Gormley Named Law Dean
Duquesne University President Charles Dougherty today named Ken Gormley dean of the School of Law.
“We are delighted to have such an accomplished teacher-scholar, active member of the Bar and influential author leading our School of Law,” said Dougherty. “Our aspiration is to be a nationally prominent law school, and Professor Gormley is just the person to take us there. We’re very grateful for the work of an exceptional search committee in bringing us to this defining moment for our School of Law.”
Members of the committee included Dr. John E. Murray, Jr., chancellor and professor of law; Alfred Pelaez, distinguished professor of law; Mark Yochum, professor of law; Nancy Perkins, associate dean and professor of law; The Honorable Joy Flowers Conti, judge, United States District Court for Western Pennsylvania; The Honorable Cynthia A. Baldwin, retired justice of the Supreme Court of Pennsylvania and now general counsel of Penn State University; and Duquesne Student Bar Association leader Abigail Faett.
“It is a great honor to be selected to lead Duquesne’s School of Law at this important time in its history,” said Gormley. “As we prepare to celebrate our hundredth anniversary next year, the Law School is nicely positioned to build upon its rich tradition of training excellent, ethical, highly-qualified lawyers. I am grateful for the opportunity to further contribute to and continue this legacy.”
Gormley, who was the first academic to serve as president of the Allegheny County Bar Association, was named interim dean of the school in December 2008. He also served as associate vice president for interdisciplinary scholarship and special projects at Duquesne. He joined the law school faculty in 1994. An expert in constitutional law, Gormley teaches courses on constitutional law, state constitutional law, political and civil rights, and the First Amendment. He has testified before the United States Senate on topics including wiretapping, presidential pardons and the independent counsel law.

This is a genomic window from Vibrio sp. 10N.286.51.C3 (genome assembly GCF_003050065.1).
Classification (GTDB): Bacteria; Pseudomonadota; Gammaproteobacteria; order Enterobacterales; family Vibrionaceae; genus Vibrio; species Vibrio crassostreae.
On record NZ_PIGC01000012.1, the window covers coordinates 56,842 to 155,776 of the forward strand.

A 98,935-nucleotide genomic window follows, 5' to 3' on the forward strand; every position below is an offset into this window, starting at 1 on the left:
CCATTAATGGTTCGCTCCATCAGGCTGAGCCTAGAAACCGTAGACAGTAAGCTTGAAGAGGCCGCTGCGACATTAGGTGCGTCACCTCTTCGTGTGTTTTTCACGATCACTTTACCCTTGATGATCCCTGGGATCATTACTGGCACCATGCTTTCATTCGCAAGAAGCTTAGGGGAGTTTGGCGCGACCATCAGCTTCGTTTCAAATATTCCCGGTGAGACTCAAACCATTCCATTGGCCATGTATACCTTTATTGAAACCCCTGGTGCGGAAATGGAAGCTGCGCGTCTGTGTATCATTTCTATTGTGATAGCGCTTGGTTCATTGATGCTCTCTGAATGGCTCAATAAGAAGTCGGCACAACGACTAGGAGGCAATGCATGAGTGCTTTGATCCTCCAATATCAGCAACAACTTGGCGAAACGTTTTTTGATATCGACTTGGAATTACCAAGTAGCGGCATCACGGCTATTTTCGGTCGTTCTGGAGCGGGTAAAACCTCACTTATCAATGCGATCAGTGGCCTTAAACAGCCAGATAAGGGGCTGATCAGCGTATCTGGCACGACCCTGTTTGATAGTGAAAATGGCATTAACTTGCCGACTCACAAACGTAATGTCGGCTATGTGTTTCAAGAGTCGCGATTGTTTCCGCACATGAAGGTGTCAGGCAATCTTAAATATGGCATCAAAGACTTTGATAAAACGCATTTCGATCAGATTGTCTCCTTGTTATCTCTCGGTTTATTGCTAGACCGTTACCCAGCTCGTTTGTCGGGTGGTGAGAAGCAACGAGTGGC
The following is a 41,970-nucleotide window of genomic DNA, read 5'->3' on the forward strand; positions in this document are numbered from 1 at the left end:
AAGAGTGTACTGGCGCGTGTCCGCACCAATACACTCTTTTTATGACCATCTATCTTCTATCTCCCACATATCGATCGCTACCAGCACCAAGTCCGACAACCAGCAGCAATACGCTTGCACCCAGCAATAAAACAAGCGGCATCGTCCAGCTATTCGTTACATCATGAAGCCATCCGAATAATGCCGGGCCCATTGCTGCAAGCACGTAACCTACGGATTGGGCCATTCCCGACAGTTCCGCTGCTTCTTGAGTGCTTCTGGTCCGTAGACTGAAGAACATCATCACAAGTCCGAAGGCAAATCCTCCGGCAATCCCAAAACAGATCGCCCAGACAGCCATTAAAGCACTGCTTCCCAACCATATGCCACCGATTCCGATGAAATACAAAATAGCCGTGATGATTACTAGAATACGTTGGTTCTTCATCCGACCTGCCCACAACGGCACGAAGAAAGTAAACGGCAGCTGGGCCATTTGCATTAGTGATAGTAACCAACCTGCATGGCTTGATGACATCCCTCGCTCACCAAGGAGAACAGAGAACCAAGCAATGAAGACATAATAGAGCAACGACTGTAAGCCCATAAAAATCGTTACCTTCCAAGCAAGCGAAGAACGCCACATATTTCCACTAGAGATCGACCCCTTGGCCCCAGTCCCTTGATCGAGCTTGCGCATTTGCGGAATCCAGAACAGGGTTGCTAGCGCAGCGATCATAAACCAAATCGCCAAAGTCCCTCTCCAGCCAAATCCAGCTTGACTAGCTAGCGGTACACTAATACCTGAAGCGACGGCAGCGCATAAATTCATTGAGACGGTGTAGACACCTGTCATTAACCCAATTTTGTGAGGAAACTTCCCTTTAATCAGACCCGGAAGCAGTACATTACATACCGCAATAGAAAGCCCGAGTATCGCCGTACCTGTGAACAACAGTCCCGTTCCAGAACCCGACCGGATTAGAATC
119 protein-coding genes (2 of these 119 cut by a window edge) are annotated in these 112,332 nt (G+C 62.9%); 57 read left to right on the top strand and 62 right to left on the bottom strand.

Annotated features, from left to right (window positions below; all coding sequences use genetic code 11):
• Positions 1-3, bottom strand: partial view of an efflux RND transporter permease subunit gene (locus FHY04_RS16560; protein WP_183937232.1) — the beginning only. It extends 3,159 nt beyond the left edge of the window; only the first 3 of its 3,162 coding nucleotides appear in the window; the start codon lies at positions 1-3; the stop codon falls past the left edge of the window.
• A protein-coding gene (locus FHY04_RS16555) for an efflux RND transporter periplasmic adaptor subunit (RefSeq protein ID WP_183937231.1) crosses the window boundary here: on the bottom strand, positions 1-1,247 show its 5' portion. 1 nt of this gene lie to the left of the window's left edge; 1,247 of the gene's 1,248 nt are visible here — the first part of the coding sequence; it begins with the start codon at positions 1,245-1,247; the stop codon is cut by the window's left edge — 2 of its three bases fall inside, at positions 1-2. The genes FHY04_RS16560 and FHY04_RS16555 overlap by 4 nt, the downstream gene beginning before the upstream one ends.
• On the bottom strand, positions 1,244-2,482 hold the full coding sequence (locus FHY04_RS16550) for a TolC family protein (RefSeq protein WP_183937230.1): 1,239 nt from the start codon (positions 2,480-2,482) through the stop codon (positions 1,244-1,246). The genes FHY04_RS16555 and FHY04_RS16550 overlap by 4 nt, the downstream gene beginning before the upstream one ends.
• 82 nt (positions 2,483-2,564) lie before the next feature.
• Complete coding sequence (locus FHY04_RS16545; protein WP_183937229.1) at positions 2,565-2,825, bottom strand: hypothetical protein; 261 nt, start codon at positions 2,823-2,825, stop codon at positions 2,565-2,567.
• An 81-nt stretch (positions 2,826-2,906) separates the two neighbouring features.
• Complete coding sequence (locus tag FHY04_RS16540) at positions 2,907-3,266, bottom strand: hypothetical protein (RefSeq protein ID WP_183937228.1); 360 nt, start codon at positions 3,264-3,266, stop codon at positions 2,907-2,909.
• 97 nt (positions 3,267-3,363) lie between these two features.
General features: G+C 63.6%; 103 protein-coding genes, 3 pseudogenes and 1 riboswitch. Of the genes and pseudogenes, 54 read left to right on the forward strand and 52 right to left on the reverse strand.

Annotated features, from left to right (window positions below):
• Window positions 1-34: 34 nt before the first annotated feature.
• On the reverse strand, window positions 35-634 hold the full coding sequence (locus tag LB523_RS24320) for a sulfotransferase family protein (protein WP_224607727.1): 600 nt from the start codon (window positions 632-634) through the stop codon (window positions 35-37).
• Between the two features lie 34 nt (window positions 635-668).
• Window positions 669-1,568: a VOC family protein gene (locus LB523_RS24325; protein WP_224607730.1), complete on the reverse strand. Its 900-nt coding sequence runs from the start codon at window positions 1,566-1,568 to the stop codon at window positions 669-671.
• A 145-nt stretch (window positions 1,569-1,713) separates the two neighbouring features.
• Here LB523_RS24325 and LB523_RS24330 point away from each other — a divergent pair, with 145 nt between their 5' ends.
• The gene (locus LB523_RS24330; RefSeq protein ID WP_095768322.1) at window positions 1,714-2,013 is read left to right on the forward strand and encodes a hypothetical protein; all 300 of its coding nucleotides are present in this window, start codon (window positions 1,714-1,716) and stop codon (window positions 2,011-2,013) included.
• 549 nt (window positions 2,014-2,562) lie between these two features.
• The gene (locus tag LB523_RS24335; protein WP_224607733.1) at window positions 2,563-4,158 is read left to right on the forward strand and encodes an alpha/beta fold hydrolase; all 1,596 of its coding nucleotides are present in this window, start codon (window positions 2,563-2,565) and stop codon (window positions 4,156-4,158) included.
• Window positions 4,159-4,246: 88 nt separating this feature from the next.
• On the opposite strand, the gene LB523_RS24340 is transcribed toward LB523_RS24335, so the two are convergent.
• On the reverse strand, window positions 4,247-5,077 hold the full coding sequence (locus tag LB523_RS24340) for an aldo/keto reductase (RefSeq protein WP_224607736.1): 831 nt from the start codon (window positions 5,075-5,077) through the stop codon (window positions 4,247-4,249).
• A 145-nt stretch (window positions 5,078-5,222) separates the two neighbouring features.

Most recently, Gormley has received accolades for his new book, The Death of American Virtue: Clinton vs. Starr, published by Crown Publishing Group in February. Named as an “Editor’s Choice” by the Sunday New York Times, The Death of American Virtue has received high praise from the likes of The Washington Post, Publishers Weekly and the Philadelphia Inquirer, among others. Gormley has been interviewed by and made appearances on The Today Show, NPR’s Fresh Air, Fox and Friends and Hardball with Chris Matthews. The book has also been selected to receive the prestigious Bruce K. Gould Book Award from the Touro College Jacob D. Fuchsberg Law Center. Past recipients include Bob Woodward, retired Supreme Court Justice Sandra Day O’Connor and Senator Daniel Patrick Moynihan.
Gormley is author of Archibald Cox: Conscience of a Nation, and his work has been published in Congressional Digest, Legal Times, USA Today Magazine and The Pennsylvania Lawyer. A popular and highly sought speaker, he has shared his expertise and opinions at professional, university and legal gatherings across the nation and abroad, including engagements at Harvard Law School, the Chautauqua Institution, Oxford University, the Pennsylvania State Trial Judges’ Conference, the National Council of Jewish Women, the Federal Bar Association and the R.I.Z. Law Centre for European and International Cooperation in Cologne, Germany.
Gormley is of counsel with Schnader Harrison Segal & Lewis LLP. He sits on the advisory committee for the Dick Thornburgh Forum for Law and Public Policy and is an advisory board member for the Bernard G. Segal Institute for Appellate Advocacy. He has served as executive director of the Pennsylvania Legislative Reappointment Commission and, as a special clerk to the late state Supreme Court Justice Ralph Cappy, he consulted on and drafted opinions dealing with Constitutional issues.
“I am deeply grateful to the faculty, the search committee, our students, the Spiritan community, our alumni, President Dougherty and the entire University administration for their confidence in me,” said Gormley. “Duquesne has been my professional home for sixteen years; Pittsburgh has been my home for fifty-five years. There is nowhere else I would rather make my contribution.”
A resident of Forest Hills, Gormley holds a B.A., summa cum laude, from the University of Pittsburgh and a J.D. from Harvard Law School.
Founded in 1878, Duquesne is consistently ranked among the nation's top Catholic universities for its award-winning faculty and tradition of academic excellence. Duquesne, a campus of nearly 9,500 graduate and undergraduate students, has been nationally recognized for its academic programs, community service and commitment to sustainability. Follow Duquesne University on Facebook, Twitter and Instagram.